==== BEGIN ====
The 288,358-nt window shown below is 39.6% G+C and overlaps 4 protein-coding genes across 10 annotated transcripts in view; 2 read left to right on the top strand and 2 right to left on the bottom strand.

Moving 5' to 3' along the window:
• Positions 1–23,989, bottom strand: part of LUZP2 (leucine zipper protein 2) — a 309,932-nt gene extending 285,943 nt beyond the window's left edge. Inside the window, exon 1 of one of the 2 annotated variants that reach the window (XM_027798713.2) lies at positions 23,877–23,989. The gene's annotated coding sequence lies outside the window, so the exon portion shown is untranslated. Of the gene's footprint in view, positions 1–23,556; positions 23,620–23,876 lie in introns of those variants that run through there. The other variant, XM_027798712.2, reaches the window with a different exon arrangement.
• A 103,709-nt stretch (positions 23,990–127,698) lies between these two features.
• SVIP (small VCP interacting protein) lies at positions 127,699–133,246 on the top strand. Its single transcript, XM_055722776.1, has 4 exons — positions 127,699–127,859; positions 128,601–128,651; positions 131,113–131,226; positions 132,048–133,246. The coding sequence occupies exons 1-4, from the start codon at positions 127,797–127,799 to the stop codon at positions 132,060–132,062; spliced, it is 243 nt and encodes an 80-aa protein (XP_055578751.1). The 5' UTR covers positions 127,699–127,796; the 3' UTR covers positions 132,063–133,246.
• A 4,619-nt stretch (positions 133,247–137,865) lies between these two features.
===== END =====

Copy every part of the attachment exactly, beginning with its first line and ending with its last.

The 288,358-nt window shown below is 39.6% G+C and overlaps 4 protein-coding genes across 10 annotated transcripts in view; 2 read left to right on the top strand and 2 right to left on the bottom strand.

Moving 5' to 3' along the window:
• Positions 1–23,989, bottom strand: part of LUZP2 (leucine zipper protein 2) — a 309,932-nt gene extending 285,943 nt beyond the window's left edge. Inside the window, exon 1 of one of the 2 annotated variants that reach the window (XM_027798713.2) lies at positions 23,877–23,989. The gene's annotated coding sequence lies outside the window, so the exon portion shown is untranslated. Of the gene's footprint in view, positions 1–23,556; positions 23,620–23,876 lie in introns of those variants that run through there. The other variant, XM_027798712.2, reaches the window with a different exon arrangement.
• A 103,709-nt stretch (positions 23,990–127,698) lies between these two features.
• SVIP (small VCP interacting protein) lies at positions 127,699–133,246 on the top strand. Its single transcript, XM_055722776.1, has 4 exons — positions 127,699–127,859; positions 128,601–128,651; positions 131,113–131,226; positions 132,048–133,246. The coding sequence occupies exons 1-4, from the start codon at positions 127,797–127,799 to the stop codon at positions 132,060–132,062; spliced, it is 243 nt and encodes an 80-aa protein (XP_055578751.1). The 5' UTR covers positions 127,699–127,796; the 3' UTR covers positions 132,063–133,246.
• A 4,619-nt stretch (positions 133,247–137,865) lies between these two features.